Friday, January 08, 2016

Getting to the Catlins

I left Dunedin for my breakfast date in Mosgiel. Yum, delicious! Thank you Anne, loved those pancakes and fresh raspberries. I hope not too many other of you visitors require a holiday setting of the alarm clock! (It's the sound of birds waking me in my tent these days..?)

After Mosgiel I rejoined SH1 south. There are always interesting buildings along the way. Here is a phosphate place.

And there was an old renovated cob cottage you could look inside.

The fireplace and firewood must have been essentials in this very southern part of the country.
I drove over the massive Balclutha Bridge.
Soon it was time to divert off onto the Southen Scenic Highway into the Catlins. I stopped off at several little bays that all seemed to be called Kaka Point, but later when the tide was out you could see it was really all one big bay.

I had decided I would try and stay at the Pounawea Motor Camp, but it was still a bit early to check in, so from Owaka I drove down to Jack's Bay. There was a sign about sea lions, but I never spotted any. There was also a sign to an inland Blowhole which I decided to take. The tide was going out, so I saw tidal surges rather than full-on blowing, but the views along the track were magnificent in themselves.

And yes, the track was steep in places...

Seeing the Blowhole gave some insight into how the nearby 'islands' might have formed, especially when you considered this was sea water activity 200m inland.

I returned back downhill then drove to the Pounawea Motor Camp.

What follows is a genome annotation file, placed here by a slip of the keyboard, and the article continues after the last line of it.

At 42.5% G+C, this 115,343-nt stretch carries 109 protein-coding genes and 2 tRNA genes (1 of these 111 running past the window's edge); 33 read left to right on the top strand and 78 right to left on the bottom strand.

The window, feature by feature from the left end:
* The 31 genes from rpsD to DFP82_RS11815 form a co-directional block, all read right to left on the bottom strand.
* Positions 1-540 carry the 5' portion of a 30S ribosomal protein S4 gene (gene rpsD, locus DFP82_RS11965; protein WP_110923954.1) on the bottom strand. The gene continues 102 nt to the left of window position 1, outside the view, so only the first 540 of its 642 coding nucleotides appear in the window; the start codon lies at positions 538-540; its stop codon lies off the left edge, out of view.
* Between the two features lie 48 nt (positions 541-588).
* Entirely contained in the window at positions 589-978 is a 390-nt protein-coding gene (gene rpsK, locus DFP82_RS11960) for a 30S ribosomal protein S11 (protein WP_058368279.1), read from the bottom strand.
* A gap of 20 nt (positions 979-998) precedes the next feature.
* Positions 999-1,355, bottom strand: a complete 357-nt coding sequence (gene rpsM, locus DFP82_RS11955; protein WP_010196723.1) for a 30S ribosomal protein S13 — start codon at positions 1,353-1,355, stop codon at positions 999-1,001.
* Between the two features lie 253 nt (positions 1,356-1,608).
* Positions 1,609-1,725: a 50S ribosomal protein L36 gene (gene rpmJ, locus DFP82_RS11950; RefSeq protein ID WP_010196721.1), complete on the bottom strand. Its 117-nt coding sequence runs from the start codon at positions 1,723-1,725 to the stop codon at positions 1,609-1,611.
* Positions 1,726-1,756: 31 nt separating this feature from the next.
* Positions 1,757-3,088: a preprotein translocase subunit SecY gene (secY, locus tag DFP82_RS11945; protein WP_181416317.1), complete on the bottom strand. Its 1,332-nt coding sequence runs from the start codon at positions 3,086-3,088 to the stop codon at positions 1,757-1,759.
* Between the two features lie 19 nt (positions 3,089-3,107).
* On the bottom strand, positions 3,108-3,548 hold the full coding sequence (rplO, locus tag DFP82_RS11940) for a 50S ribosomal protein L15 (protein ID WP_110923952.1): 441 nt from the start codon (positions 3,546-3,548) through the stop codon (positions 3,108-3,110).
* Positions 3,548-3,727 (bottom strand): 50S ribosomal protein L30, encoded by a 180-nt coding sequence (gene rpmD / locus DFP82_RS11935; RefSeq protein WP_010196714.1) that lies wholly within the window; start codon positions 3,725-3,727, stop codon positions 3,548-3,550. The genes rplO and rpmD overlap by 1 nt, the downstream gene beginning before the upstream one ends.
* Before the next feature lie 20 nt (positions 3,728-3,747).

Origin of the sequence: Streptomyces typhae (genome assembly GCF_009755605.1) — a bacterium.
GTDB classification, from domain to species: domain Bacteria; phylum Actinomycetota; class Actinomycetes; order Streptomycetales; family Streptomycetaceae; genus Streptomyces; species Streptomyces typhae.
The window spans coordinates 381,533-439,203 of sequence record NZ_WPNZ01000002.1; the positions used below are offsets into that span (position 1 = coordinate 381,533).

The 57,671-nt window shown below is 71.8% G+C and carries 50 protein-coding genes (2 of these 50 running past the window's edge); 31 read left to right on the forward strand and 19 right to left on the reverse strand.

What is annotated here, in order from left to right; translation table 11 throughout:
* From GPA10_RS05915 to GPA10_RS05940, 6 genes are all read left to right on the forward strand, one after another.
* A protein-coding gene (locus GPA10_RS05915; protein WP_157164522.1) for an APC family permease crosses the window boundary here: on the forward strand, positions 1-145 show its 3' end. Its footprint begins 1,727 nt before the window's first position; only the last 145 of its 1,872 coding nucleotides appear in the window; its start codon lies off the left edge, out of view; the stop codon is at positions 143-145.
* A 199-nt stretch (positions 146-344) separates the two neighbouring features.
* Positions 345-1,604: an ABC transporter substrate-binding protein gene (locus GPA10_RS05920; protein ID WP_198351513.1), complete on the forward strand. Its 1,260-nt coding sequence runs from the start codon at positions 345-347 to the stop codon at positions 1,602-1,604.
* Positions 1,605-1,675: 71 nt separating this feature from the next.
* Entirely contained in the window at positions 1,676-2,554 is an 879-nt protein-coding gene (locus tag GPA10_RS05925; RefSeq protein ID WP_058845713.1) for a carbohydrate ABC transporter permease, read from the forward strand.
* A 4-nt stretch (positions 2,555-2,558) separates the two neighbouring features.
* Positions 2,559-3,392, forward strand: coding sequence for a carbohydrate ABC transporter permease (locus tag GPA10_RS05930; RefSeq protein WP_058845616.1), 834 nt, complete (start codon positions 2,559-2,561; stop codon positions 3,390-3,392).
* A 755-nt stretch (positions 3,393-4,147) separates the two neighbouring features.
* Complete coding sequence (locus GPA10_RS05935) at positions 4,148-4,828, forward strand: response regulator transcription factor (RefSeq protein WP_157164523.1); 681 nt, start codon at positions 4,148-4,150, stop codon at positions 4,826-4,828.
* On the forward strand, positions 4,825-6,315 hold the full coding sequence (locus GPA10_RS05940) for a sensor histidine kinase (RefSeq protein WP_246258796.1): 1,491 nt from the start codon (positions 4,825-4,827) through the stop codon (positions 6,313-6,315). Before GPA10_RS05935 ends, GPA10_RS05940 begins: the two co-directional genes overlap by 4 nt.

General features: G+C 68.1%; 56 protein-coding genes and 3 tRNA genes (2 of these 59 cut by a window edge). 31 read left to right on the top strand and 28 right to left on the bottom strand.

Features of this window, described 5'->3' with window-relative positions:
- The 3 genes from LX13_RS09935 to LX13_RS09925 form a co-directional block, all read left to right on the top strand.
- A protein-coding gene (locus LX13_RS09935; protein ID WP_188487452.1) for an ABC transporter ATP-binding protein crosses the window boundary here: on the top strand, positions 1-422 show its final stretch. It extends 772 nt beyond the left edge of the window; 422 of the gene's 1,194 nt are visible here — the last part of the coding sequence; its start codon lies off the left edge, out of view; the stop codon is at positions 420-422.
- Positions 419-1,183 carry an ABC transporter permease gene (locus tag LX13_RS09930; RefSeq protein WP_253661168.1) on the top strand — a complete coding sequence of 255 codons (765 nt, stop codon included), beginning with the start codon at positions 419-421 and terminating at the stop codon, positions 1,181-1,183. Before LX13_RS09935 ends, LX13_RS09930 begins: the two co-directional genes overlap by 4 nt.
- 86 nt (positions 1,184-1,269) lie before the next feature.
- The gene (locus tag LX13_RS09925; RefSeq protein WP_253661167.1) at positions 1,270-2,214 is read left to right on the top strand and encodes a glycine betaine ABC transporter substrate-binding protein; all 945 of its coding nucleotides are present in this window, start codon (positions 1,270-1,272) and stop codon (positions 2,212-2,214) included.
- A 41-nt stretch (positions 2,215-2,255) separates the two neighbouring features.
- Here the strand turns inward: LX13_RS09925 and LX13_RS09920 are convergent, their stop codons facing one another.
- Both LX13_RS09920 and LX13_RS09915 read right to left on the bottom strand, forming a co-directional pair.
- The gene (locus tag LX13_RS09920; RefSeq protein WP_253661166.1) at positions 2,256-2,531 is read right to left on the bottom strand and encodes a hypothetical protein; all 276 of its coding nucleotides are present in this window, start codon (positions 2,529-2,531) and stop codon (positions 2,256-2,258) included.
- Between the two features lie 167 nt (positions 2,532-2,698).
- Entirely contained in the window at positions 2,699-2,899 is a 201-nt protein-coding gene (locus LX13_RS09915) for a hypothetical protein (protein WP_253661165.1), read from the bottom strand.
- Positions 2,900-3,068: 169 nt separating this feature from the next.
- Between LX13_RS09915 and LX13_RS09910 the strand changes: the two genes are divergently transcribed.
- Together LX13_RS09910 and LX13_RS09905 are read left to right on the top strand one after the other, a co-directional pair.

My tent is surrounded by bush and birdsong. I was going to set up my tent right on the estuary, but a man told me they'd set up there but found the incoming wind too cold. After my Dunedin experience, I took the sheltered spot. Now it is all of 50m to walk to the estuary.

And to finish the day, I drove back to go to Nugget Point so I could go in the hide at Roaring Bay do I could see some more yellow-eyed penguins!
And a bit higher up you could see a spoonbill colony on one of the large cliff-rocks, tucked in on the side away from the prevailing wind. And this fishing boat was making the most of it near the cliffs too.



  1. Loving that wee cob cottage - was it anyone famous who lived there. I didn't realise the Balclutha Bridge was so big either - time we did a trek down to the deeper south I think!

    PS Glad you didn't climb over the fence as advised by DOC!!

    1. Part of me wanted to travel down beside the Clutha closer to its end. I guess for reasons of past floods, not much in the way of roads etc down south of Balclutha until the sea.

  2. WOW Margaret, what an eventful day you had after leaving my place! I am so glad you explored Jack's Blowhole, it is sooo worth the walk! I am completely in awe of your penguin photo!!!! And I am delighted you found a great tent site in that campground!

  3. ... I forgot to tell you, I was born in Balclutha. Mum and Dad were on there way back from a day in Pounawea, and I made my early arrival just as they arrived at the Balclutha hospital.....

    1. This seems perfect somehow, both the link with Pounawea, and you rushing into the world, keen to get on with things!

    2. Well how about this... a photo sent to me tonight from one of the team organising the Owaka reunion. A photo of Mum and I and one of the ladies at the reunion who saw Mum and said wow - I was in the maternity home beside you in Balclutha... and imagine her surprise at me being the cause of the halt at Balclutha... I will send you the photo so you can see the amazed look on our faces....